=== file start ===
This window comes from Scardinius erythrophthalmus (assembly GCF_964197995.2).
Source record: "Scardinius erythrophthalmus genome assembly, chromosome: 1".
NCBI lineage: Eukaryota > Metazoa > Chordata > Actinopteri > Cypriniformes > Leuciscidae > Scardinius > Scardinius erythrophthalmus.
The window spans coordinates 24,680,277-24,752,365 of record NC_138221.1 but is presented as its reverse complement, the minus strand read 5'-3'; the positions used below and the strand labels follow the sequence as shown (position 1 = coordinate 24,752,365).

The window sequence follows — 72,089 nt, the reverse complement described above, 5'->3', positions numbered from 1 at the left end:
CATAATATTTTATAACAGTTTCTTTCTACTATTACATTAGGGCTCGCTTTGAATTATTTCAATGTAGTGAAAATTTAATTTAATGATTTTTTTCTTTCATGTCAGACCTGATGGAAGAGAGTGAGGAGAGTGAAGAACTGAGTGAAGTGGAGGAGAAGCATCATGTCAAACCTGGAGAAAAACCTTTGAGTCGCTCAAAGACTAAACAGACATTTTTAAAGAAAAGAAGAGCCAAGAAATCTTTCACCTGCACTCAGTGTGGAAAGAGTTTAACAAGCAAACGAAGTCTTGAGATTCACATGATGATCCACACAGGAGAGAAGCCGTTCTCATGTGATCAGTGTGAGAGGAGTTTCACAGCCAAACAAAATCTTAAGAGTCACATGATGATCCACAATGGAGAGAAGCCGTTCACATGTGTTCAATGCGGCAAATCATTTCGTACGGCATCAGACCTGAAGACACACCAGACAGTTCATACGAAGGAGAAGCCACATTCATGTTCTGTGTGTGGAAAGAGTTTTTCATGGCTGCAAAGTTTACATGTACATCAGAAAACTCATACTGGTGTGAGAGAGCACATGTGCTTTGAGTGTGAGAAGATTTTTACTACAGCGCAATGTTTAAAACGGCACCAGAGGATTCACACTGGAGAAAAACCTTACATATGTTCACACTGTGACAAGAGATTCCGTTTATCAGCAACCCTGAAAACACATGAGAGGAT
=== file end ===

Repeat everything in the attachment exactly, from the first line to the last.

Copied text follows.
This window comes from Scardinius erythrophthalmus (assembly GCF_964197995.2).
Source record: "Scardinius erythrophthalmus genome assembly, chromosome: 1".
NCBI lineage: Eukaryota > Metazoa > Chordata > Actinopteri > Cypriniformes > Leuciscidae > Scardinius > Scardinius erythrophthalmus.
The window spans coordinates 24,680,277-24,752,365 of record NC_138221.1 but is presented as its reverse complement, the minus strand read 5'-3'; the positions used below and the strand labels follow the sequence as shown (position 1 = coordinate 24,752,365).

The window sequence follows — 72,089 nt, the reverse complement described above, 5'->3', positions numbered from 1 at the left end:
CATAATATTTTATAACAGTTTCTTTCTACTATTACATTAGGGCTCGCTTTGAATTATTTCAATGTAGTGAAAATTTAATTTAATGATTTTTTTCTTTCATGTCAGACCTGATGGAAGAGAGTGAGGAGAGTGAAGAACTGAGTGAAGTGGAGGAGAAGCATCATGTCAAACCTGGAGAAAAACCTTTGAGTCGCTCAAAGACTAAACAGACATTTTTAAAGAAAAGAAGAGCCAAGAAATCTTTCACCTGCACTCAGTGTGGAAAGAGTTTAACAAGCAAACGAAGTCTTGAGATTCACATGATGATCCACACAGGAGAGAAGCCGTTCTCATGTGATCAGTGTGAGAGGAGTTTCACAGCCAAACAAAATCTTAAGAGTCACATGATGATCCACAATGGAGAGAAGCCGTTCACATGTGTTCAATGCGGCAAATCATTTCGTACGGCATCAGACCTGAAGACACACCAGACAGTTCATACGAAGGAGAAGCCACATTCATGTTCTGTGTGTGGAAAGAGTTTTTCATGGCTGCAAAGTTTACATGTACATCAGAAAACTCATACTGGTGTGAGAGAGCACATGTGCTTTGAGTGTGAGAAGATTTTTACTACAGCGCAATGTTTAAAACGGCACCAGAGGATTCACACTGGAGAAAAACCTTACATATGTTCACACTGTGACAAGAGATTCCGTTTATCAGCAACCCTGAAAACACATGAGAGGAT